‘Return unfair £140m tax’ plea to chancellor

Chancellor Philip Hammond holding his red ministerial box outside 11 Downing Street, London, before heading to the House of Commons to deliver his Budget.

Philip Hammond faced calls last night to return £140million “unfairly taken” from Scotland’s police force and fire brigade after he finally scrapped VAT charges on the services.

The chancellor used his Budget to confirm that the UK Government would legislate to allow VAT refunds for the emergency services from April , but he remained silent on demands to backdate the cash.

And as politicians from across the divide battled to claim credit for the scrapping of the levy, the lifeline services called for talks with Scottish ministers over future funding arrangements.

Pat Watters, chairman of the Scottish Fire and Rescue Service Board, said: “Naturally, the Scottish Fire and Rescue Service welcomes this announcement.

“Since the creation of our Service in April 2013, we have had to pay back a quarter of our annual income in VAT.

“We now look forward to continuing discussions with the Scottish Government regarding the funding required to deliver our transformation vision, enabling us to do so much more to protect the people of Scotland.”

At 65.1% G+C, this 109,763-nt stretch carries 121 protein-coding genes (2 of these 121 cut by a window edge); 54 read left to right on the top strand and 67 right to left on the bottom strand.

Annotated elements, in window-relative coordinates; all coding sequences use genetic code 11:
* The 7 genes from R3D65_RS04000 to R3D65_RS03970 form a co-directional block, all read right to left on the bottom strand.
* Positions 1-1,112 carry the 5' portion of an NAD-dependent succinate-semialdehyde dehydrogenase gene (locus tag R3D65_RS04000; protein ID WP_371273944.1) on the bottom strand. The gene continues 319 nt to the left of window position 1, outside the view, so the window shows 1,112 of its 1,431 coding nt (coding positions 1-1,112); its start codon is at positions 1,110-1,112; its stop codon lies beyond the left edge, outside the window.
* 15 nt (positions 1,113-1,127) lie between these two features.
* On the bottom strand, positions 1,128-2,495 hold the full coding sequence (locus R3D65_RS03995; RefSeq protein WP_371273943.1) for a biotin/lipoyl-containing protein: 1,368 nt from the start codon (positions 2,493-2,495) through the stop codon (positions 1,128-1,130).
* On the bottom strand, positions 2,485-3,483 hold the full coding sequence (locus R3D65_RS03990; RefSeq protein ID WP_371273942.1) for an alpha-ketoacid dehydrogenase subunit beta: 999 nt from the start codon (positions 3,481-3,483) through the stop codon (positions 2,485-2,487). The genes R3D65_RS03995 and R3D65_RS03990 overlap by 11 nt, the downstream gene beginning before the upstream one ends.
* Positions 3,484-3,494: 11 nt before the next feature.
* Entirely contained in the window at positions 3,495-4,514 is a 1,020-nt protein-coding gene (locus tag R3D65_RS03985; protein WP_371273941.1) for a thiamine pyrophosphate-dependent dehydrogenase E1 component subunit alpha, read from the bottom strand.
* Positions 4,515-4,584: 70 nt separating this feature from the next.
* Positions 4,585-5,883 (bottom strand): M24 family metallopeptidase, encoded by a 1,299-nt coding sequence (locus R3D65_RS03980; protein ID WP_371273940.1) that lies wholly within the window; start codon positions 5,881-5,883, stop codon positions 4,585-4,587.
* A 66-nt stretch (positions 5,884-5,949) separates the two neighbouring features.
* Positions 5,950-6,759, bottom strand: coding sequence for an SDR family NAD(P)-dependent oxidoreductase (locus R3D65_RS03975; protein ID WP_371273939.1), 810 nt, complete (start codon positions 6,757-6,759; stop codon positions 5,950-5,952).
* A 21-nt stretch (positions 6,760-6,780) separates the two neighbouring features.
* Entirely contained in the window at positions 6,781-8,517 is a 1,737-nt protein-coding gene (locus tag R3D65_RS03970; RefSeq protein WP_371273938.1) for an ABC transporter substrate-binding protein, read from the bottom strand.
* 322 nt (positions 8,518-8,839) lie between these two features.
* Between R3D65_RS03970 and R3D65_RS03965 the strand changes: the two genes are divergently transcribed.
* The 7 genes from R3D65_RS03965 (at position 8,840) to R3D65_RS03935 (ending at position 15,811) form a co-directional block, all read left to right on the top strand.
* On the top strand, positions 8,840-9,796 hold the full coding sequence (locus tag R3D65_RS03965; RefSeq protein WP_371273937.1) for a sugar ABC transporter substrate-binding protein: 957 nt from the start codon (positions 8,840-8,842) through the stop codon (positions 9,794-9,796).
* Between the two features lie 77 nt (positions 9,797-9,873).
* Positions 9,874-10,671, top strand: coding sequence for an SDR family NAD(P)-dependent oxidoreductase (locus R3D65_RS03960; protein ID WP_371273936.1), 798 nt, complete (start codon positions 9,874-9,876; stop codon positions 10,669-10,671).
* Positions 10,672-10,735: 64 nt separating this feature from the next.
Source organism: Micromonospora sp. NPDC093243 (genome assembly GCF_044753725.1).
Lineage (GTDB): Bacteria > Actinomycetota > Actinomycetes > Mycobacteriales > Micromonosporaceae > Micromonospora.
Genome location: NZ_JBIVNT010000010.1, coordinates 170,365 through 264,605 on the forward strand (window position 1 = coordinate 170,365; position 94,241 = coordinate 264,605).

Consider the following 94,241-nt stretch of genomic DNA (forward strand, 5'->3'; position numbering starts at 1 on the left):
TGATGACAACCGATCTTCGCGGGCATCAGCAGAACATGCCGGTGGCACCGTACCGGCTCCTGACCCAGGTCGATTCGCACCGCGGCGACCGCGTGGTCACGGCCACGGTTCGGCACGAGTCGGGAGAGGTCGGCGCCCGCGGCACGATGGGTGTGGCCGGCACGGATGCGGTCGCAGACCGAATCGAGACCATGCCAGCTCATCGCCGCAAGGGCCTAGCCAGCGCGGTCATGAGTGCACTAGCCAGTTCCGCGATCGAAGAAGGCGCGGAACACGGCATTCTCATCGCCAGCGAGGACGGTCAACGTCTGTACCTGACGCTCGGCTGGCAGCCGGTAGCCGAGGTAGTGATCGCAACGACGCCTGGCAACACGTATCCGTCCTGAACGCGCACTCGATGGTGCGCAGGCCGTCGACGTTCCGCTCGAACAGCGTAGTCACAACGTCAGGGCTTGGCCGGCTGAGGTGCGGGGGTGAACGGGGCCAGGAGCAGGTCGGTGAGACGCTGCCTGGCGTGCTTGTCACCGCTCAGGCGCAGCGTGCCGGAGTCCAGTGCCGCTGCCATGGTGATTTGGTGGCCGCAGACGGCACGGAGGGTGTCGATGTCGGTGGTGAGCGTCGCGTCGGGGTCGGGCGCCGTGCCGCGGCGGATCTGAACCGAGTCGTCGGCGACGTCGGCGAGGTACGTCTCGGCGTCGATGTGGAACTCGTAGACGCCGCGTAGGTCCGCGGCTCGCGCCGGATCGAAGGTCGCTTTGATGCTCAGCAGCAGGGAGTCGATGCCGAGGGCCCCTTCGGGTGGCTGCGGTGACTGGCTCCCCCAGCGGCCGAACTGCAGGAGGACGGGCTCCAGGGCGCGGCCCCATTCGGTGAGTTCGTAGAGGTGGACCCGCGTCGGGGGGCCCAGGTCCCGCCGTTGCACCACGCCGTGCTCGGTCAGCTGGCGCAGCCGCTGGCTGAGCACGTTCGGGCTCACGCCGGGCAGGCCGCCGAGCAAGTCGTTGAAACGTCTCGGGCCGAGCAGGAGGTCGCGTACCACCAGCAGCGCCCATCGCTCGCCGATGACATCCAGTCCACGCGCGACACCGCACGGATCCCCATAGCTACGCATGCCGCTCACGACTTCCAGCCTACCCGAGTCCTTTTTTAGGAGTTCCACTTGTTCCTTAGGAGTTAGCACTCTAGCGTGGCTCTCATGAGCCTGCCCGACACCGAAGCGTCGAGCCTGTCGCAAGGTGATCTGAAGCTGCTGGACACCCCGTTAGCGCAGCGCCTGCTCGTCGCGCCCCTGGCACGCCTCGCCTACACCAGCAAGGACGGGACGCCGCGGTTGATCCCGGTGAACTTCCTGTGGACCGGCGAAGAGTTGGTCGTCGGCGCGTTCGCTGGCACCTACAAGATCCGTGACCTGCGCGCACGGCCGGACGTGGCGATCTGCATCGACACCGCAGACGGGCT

Police Scotland and the Scottish Fire and Rescue Service (SFRS) have had to pay the levy since they were created in April 2013, and are the only such services in the UK that are required to do so.

Ending the payments will save the forces £35million to £40million a year.

Mr Hammond insisted SNP ministers had always been aware the two organisations – formed from the merger of the previous regional forces – would be subject to the charge.

“The SNP knew the rules, they knew the consequences of introducing these bodies and they ploughed ahead anyway,” he told the Commons.

But he said the 13 Scottish Conservative MPs elected in June had “bent his ear” and persuaded him that “the Scottish people should not lose out because of the obstinacy of the SNP government”.

SNP Westminster leader Ian Blackford said: “The chancellor has confirmed today what we all knew all along: it was a political choice to charge VAT on our emergency services.

“He has accepted that he was wrong. But I’m calling on the chancellor today, and his friends from Scotland on the Tory benches, to make sure that we push for a refund of the VAT that has been paid over the course of the last few years.”

Labour’s shadow scottish secretary Lesley Laird said: “The chancellor’s commitment to exempt emergency services from VAT is a welcome first step but does not go far enough.

“£140million has been unfairly taken from our emergency services at a time of brutal austerity because of the SNP’s bungled centralisation.”

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